4 answers
Asked Viewed 177 times Translate

What is the back ground of most senior level executives in the business field? (Specifically business continuity and risk management)

I am a 17 year old black woman who is a senior in high school aspiring to be a Business Continuity Planner. #business #business-management #management #finance #entrepreneur


+25 Karma if successful
From: You
To: Friend
Subject: Career question for you
5
100% of 5 Pros

4 answers


Updated Translate

Mary’s Answer

Laniya,

Most will have an MBA or their Bachelor's with many years of experience and additional training needed to become that C Suite executive. I'd suggest looking at the job postings on sites like Indeed, glass door, zip recruiter etc. To find out what range of educational requirements there are. Pay close attention to certifications that are listed as well. Use several different search terms, as job title can be different for same role depending on industry and company.

A search on Indeed for Continuity Planner provides a variety of listings. Try and determine what an entry level role is called so you know what the start of your career would require vs. what a senior role would require.

Risk management depends on the industry your in. In my industry, construction and engineering, risk is managed within the Project Controls realm. There are two organizations you might look up for information regarding Risk. https://web.aacei.org/ and

http://www.planningplanet.com/forums/guild-project-controls-gpc

Mary recommends the following next steps:

Research job postings to determine entry level requirements for role. This is what you need to start from, as you'll have to gain experience to make it to Senior/executive position
Write down certifications mentioned in job postings and look them up. There could be many using same acronyms meaning totally different things. Determine how you get the certification from the issuing organization.
Find out if the issuing organizations have memberships. Most do and they may have student memberships available at fraction of cost. See if that is an option for you to join.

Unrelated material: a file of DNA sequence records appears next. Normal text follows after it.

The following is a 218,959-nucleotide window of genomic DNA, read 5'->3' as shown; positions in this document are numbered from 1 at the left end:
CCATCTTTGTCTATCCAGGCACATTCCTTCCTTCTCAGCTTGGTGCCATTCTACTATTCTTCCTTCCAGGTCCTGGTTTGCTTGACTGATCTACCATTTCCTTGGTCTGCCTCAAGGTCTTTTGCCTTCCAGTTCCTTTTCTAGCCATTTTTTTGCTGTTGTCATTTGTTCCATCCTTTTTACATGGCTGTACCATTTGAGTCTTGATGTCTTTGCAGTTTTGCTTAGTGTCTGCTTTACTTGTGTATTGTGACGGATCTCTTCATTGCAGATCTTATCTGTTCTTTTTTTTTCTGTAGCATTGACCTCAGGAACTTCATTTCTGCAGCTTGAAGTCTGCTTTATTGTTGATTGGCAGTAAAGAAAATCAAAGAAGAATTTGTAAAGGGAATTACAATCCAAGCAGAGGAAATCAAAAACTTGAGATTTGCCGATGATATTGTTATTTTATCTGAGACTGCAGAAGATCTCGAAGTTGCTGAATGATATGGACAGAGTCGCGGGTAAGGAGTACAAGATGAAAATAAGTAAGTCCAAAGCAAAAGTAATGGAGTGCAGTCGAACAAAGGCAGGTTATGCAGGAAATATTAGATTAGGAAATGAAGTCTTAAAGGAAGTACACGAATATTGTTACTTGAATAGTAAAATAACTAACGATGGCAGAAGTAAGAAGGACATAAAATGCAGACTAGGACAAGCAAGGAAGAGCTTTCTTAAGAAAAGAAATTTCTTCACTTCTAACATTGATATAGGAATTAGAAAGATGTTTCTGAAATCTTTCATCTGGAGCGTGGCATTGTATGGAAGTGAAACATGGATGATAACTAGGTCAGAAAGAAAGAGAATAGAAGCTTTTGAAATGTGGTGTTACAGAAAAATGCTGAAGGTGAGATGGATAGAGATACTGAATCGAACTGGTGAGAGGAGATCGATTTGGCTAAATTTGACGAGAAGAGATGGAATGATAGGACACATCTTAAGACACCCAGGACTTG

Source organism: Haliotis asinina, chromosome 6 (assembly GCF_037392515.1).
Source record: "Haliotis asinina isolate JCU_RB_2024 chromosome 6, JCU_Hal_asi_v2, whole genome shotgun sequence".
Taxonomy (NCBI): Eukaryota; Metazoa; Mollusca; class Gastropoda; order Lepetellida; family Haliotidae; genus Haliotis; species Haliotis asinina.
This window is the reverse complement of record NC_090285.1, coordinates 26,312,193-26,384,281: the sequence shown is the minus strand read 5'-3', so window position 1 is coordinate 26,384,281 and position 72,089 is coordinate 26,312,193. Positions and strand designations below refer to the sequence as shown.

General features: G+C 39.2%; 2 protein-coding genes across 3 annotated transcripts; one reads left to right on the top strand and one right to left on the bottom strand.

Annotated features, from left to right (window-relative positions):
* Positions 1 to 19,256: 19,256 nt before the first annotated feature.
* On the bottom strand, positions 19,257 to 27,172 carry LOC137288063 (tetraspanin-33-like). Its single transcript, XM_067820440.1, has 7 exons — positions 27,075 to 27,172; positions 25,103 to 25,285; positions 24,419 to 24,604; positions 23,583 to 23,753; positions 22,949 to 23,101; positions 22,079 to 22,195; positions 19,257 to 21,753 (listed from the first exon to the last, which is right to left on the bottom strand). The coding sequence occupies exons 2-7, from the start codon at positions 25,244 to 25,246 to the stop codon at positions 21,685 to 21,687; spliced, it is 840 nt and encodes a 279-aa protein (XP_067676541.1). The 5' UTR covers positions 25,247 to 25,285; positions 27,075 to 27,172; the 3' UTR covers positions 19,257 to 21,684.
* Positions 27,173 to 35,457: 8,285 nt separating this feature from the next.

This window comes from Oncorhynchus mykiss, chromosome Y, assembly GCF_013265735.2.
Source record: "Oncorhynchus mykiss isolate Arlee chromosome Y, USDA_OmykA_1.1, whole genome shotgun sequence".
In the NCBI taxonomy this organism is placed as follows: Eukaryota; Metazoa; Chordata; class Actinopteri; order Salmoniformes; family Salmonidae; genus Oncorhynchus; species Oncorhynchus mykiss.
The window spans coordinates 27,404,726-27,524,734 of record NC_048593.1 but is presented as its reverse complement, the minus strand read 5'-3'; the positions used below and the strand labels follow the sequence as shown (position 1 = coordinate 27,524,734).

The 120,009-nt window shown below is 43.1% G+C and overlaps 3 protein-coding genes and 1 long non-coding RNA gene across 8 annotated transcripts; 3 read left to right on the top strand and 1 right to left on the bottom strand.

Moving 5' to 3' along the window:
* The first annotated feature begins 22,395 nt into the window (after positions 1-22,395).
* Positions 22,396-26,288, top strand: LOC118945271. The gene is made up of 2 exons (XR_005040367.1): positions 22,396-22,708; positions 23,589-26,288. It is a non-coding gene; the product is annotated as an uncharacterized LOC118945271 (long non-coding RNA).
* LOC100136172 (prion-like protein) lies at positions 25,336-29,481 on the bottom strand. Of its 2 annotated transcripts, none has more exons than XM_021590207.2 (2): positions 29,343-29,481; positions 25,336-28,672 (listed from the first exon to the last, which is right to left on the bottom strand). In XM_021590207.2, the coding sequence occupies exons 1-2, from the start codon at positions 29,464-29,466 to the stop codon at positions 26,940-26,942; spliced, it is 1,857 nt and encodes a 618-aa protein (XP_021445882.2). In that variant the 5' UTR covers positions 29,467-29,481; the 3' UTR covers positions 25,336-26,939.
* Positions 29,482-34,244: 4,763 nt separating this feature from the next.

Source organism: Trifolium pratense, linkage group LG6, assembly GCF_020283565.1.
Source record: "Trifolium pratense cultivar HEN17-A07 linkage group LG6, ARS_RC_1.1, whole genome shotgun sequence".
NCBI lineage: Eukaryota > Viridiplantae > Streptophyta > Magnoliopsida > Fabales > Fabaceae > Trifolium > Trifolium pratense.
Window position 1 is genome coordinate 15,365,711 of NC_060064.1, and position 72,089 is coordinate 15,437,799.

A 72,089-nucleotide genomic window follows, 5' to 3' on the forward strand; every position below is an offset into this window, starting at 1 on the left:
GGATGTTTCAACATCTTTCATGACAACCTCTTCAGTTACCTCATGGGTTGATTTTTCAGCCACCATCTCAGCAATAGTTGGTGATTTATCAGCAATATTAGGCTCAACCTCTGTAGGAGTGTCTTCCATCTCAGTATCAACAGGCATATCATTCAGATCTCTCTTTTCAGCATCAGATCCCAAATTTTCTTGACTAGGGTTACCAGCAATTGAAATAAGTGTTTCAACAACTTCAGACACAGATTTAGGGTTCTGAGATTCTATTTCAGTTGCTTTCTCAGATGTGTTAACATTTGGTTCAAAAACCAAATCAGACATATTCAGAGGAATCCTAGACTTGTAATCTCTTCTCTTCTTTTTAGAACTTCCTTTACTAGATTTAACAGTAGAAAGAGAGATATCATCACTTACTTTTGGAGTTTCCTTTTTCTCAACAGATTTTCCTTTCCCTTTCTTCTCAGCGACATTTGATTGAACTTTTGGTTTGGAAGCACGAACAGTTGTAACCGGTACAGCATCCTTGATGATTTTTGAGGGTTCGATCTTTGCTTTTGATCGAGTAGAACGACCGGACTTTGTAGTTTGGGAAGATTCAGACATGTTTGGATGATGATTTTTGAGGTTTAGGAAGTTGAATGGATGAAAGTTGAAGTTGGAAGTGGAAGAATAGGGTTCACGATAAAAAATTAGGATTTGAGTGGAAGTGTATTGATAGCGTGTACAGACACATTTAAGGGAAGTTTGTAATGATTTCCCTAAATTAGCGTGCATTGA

Find local chapter of governing body or organization that makes the rules that your career is guided by. These could be strict rules that must be obeyed or simply accepted industry standards that most will follow. If there is a chapter in SAT, contact them about being a guest at a meeting. There may be small fee depending on type of meeting, think meal cost, but they should assign someone to you at meeting to help you if needed.
Make those contacts! Network now though these organizations mentioned, LinkedIn in, school business clubs etc. Always be professional and value any time someone spends with you. Thank them with small note to show your appreciation if you can, as that goes a long way in establishing a lasting connection.

0
Updated Translate

Andrew’s Answer

A lot of them have MBA's but when I'm talking to people in corporate they really emphasize making sure that you have your accounting classes taken care of as well. A lot of companies expect some familiarity with GAAP and other accounting tasks before considering you for promotion.


0
Updated Translate

Kevin’s Answer

I work with people who are business continuity planners. The skills they have center around:
- Research: regulations, historical performance, contract terms
- Math to define the impact of a risk to the business
- Organization skills to create and sequence the work steps to identify risks and resolve them
- Communication skills to inform different groups in a business on the risks and get agreement on which to prioritize

Backgrounds in accounting, math, psychology can all work depending on the type of industry.

0
Updated Translate

JoLynda’s Answer

Of my previous bosses who held this position, one had both an MBA and a law degree, one held an MBA, and the senior executive had many years of experience in our specific industry/field of tourism and museum management and was incredibly good at lobbying the Virginia State Assembly for funds to ensure our museums were financially supported and well advertised in tourism campaigns (though to my knowledge I don't think he held a Master's degree). Two of my "senior level execs." had been a county manager and an asst. county manager for local government. Most CFO's I've worked with had either focused on the legal/risk management side of the business or on the accounting side of organizational management. One exec. had been a history teacher before getting his MBA/CPA. Another exec. had just been working in politics so long she understood the idiosyncrasies and personalities enough to hold strong until she rose up through the ranks until retirement.

I was an office assistant and showed my financial acumen enough to roll past experience as a volunteer coordinator and customer service manager to become the Operations and Volunteer Director at the last place I worked. I managed three offices, over 30 staff members, and oversaw a budget that exceeded $500k. Prior to that I had managed 81 budgets and over $1 million in annual spending. I have a Six Sigma Green Belt and was once a government consultant and also received a procurement specialist certification. My direct supervisor had been a creative director, chief exec. officer and general manager at various museums in Britain. He did not have a Master's, but held a certification or two I believe. All this to say, everyone's journey is different. Do what you enjoy, don't focus on the money unless you absolutely have to, and you'll find yourself working toward what you never knew you wanted to become.


0